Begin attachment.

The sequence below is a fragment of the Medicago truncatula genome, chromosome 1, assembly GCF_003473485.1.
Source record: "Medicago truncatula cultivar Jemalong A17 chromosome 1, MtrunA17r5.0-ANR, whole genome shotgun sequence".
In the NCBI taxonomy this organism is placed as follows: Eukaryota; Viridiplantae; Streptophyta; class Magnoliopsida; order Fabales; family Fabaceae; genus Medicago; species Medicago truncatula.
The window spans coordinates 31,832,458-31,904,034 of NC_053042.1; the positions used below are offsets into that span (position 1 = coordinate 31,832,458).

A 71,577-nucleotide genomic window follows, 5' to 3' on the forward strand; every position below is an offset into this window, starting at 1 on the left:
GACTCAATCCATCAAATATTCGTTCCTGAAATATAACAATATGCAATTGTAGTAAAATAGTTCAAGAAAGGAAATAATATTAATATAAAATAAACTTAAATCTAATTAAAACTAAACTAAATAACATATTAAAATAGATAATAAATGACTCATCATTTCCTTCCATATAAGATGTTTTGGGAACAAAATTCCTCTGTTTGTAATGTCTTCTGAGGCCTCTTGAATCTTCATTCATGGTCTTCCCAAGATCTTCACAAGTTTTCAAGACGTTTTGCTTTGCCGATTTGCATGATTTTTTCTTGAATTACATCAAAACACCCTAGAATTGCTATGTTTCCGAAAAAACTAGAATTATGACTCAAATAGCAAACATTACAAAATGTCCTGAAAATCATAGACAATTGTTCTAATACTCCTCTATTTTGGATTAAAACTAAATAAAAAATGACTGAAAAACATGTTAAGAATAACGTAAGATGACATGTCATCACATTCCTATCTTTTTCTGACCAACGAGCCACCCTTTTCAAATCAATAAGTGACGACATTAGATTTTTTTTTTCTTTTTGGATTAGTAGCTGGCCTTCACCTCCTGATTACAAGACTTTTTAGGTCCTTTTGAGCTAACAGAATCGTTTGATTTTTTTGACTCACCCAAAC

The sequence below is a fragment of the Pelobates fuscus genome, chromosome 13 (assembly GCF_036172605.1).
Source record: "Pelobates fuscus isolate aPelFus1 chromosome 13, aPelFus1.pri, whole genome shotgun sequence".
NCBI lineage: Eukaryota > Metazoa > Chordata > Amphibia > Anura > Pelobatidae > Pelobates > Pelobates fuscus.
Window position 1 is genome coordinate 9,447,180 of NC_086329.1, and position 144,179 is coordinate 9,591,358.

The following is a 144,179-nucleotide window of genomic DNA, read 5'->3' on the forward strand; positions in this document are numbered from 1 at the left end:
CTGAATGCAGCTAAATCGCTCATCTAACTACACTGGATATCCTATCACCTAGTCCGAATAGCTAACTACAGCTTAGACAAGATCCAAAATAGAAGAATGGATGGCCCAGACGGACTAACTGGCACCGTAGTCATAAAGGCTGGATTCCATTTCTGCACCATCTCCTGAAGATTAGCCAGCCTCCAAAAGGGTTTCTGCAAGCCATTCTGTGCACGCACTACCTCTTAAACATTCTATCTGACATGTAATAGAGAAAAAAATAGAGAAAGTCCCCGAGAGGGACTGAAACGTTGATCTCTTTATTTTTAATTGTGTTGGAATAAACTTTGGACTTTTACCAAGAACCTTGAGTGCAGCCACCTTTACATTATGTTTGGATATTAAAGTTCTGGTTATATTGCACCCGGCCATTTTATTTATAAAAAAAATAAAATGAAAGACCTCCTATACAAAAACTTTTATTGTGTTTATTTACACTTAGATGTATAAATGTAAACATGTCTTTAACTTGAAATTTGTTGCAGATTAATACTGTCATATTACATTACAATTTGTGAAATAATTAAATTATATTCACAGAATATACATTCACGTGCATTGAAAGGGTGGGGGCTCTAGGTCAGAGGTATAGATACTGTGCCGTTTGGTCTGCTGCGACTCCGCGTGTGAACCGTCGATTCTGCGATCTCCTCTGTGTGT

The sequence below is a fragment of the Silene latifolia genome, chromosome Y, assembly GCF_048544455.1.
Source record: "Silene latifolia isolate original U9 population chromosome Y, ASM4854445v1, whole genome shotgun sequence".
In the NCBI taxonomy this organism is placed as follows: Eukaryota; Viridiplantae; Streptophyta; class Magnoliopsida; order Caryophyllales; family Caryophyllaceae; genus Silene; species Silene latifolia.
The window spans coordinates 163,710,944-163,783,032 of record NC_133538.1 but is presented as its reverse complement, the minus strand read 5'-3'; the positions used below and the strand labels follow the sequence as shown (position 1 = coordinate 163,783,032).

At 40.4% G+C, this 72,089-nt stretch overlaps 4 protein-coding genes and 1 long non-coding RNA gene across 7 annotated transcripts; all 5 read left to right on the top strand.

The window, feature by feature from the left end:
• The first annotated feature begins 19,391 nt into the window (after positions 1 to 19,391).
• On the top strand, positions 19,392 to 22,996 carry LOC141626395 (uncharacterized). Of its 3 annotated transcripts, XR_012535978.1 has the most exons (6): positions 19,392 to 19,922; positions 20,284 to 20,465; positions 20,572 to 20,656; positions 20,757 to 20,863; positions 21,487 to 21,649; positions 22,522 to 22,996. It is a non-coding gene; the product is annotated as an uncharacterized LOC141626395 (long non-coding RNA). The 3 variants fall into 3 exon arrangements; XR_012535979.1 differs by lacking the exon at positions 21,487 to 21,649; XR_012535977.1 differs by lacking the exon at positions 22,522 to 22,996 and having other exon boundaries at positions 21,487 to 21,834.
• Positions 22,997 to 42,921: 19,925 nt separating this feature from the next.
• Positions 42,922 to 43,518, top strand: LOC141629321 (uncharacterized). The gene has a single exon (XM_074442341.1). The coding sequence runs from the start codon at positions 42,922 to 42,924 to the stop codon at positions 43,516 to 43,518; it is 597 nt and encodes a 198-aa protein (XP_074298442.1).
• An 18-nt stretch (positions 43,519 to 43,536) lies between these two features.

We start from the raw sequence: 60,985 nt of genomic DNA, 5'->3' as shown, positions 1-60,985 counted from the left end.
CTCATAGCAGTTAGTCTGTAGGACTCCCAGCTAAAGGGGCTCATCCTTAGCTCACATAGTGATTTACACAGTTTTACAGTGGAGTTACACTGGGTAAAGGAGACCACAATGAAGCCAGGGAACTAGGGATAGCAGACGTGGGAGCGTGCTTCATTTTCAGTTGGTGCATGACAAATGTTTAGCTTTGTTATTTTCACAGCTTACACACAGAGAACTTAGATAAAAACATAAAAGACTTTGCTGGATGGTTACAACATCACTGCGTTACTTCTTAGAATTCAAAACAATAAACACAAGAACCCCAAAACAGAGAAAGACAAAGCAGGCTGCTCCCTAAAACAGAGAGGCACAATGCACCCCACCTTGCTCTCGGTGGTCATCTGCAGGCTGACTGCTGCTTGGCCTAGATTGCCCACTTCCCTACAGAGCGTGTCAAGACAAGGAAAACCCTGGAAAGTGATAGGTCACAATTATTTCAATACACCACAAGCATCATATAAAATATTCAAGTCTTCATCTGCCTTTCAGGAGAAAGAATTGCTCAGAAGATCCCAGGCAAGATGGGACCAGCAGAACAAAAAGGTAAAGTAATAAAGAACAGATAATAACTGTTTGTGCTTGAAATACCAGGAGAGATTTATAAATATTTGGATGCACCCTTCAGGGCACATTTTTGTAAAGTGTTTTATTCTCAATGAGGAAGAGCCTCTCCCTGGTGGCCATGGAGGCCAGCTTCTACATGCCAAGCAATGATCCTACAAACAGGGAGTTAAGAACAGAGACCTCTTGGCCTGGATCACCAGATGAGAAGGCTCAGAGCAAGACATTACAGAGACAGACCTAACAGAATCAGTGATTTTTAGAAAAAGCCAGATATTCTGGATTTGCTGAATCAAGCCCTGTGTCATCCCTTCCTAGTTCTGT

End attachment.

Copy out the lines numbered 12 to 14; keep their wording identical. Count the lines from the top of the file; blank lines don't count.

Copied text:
CTGAATGCAGCTAAATCGCTCATCTAACTACACTGGATATCCTATCACCTAGTCCGAATAGCTAACTACAGCTTAGACAAGATCCAAAATAGAAGAATGGATGGCCCAGACGGACTAACTGGCACCGTAGTCATAAAGGCTGGATTCCATTTCTGCACCATCTCCTGAAGATTAGCCAGCCTCCAAAAGGGTTTCTGCAAGCCATTCTGTGCACGCACTACCTCTTAAACATTCTATCTGACATGTAATAGAGAAAAAAATAGAGAAAGTCCCCGAGAGGGACTGAAACGTTGATCTCTTTATTTTTAATTGTGTTGGAATAAACTTTGGACTTTTACCAAGAACCTTGAGTGCAGCCACCTTTACATTATGTTTGGATATTAAAGTTCTGGTTATATTGCACCCGGCCATTTTATTTATAAAAAAAATAAAATGAAAGACCTCCTATACAAAAACTTTTATTGTGTTTATTTACACTTAGATGTATAAATGTAAACATGTCTTTAACTTGAAATTTGTTGCAGATTAATACTGTCATATTACATTACAATTTGTGAAATAATTAAATTATATTCACAGAATATACATTCACGTGCATTGAAAGGGTGGGGGCTCTAGGTCAGAGGTATAGATACTGTGCCGTTTGGTCTGCTGCGACTCCGCGTGTGAACCGTCGATTCTGCGATCTCCTCTGTGTGT

The sequence below is a fragment of the Silene latifolia genome, chromosome Y, assembly GCF_048544455.1.
Source record: "Silene latifolia isolate original U9 population chromosome Y, ASM4854445v1, whole genome shotgun sequence".